What more could you ask for in a book about people who love words and communication and the preservation of that communication? When I started reading The Word Exchange I had no access to a dictionary and definitely needed one. I almost gave up right away but decided to pick my adult children's brains and see if I could continue. Nope, they didn't know those words either, so I continued to read. I was fascinated by how the book drew me in and made me want to learn the meaning behind the words, but I definitely felt lost a time or two. The book begins with the story of Ana and her father, Doug. Doug is the editor for the NADEL (North American Dictionary of the English Language) and has disappeared, leaving Ana only a single clue. Set in a dystopian, but very realistic future, the NADEL is dying, as is people's ability to remember words without the use of their MEMES, or the newest wearable smartphone. As Ana searches for her father, entries in the dictionary start disappearing, and people begin to succumb to a disease that is dubbed "the word flu" which makes them talk in gibberish. If you liked Max Barry's Lexicon or are a fan of Mr. Penumbra's 24-Hour Bookstore by Robin Sloan you should probably give this book a try!!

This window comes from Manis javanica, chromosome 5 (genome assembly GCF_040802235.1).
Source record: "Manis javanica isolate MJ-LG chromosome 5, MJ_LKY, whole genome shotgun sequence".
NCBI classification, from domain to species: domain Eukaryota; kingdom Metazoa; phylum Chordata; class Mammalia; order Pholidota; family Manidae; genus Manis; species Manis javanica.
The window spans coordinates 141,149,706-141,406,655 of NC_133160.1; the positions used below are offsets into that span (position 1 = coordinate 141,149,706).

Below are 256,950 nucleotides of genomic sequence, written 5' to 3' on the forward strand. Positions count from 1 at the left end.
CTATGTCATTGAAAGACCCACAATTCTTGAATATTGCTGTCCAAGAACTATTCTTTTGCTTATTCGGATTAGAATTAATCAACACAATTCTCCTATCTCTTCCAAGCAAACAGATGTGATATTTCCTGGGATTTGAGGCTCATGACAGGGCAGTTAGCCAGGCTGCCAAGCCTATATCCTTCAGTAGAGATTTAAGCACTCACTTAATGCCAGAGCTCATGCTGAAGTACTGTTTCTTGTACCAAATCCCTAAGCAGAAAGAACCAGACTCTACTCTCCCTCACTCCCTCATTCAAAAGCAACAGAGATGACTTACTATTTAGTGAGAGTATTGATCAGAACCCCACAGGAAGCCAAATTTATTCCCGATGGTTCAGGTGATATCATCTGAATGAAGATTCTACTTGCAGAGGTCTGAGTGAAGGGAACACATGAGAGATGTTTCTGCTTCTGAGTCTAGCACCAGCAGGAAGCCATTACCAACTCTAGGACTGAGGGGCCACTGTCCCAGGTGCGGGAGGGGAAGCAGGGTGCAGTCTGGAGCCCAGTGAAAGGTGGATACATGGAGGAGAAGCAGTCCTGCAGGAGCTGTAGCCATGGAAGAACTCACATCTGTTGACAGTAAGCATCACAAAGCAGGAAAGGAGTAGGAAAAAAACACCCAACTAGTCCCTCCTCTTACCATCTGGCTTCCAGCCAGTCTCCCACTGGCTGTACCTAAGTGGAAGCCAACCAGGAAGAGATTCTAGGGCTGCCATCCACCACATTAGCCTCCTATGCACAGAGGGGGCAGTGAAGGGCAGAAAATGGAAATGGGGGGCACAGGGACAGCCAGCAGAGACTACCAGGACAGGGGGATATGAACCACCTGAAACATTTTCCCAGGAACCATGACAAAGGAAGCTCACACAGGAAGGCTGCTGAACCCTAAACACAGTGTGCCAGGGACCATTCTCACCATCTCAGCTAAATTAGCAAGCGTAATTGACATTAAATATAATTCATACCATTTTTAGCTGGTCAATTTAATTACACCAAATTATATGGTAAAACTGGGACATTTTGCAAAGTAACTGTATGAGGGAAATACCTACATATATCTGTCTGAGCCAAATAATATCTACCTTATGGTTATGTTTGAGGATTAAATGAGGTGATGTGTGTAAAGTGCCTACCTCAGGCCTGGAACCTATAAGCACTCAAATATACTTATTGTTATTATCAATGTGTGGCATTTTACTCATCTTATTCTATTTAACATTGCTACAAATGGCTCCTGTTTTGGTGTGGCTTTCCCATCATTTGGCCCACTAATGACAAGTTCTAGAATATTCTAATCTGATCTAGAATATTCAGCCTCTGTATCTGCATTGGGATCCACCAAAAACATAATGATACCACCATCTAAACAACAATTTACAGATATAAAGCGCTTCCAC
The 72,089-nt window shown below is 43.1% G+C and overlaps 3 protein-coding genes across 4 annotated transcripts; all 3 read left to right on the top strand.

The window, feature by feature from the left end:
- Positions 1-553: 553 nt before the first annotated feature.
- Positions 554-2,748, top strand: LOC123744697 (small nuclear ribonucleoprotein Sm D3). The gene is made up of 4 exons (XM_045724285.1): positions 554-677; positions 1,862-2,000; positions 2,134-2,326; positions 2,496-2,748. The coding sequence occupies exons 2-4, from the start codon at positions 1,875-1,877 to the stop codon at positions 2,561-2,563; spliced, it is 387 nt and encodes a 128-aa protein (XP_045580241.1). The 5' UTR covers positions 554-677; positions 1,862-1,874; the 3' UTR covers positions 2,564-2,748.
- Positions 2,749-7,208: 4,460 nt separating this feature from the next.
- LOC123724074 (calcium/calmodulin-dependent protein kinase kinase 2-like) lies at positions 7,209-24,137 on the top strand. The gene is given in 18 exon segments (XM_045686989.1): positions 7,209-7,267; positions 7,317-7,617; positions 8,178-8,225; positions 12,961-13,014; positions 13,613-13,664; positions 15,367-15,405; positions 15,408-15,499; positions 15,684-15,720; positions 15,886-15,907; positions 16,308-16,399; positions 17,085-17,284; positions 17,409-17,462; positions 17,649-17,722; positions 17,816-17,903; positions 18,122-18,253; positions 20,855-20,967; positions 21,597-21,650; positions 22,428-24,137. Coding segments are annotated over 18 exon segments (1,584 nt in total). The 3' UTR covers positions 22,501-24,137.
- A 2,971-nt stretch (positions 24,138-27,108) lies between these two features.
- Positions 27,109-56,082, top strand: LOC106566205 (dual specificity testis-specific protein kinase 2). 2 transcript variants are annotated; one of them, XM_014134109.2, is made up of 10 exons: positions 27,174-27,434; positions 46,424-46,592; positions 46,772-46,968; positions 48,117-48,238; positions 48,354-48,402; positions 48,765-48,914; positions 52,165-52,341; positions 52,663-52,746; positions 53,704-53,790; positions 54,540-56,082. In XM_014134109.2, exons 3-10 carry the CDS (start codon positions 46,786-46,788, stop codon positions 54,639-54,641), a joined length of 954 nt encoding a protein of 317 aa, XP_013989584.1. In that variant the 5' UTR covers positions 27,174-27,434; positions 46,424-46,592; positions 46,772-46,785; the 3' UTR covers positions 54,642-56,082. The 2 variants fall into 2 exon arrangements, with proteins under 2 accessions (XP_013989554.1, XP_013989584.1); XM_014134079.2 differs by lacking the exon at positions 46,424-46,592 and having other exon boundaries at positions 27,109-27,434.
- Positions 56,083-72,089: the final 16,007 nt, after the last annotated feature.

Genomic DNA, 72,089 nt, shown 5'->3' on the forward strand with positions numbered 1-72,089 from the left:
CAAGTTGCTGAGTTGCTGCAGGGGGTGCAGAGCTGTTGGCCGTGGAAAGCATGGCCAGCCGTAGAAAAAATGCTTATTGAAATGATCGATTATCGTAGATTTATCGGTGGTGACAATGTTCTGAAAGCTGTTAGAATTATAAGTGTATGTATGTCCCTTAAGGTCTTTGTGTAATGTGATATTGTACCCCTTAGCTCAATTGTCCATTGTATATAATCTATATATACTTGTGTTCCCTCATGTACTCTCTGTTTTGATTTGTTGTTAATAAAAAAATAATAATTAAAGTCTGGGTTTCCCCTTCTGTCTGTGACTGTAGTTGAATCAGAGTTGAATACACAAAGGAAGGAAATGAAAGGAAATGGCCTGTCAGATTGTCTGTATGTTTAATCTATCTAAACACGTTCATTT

Dec 13, 2014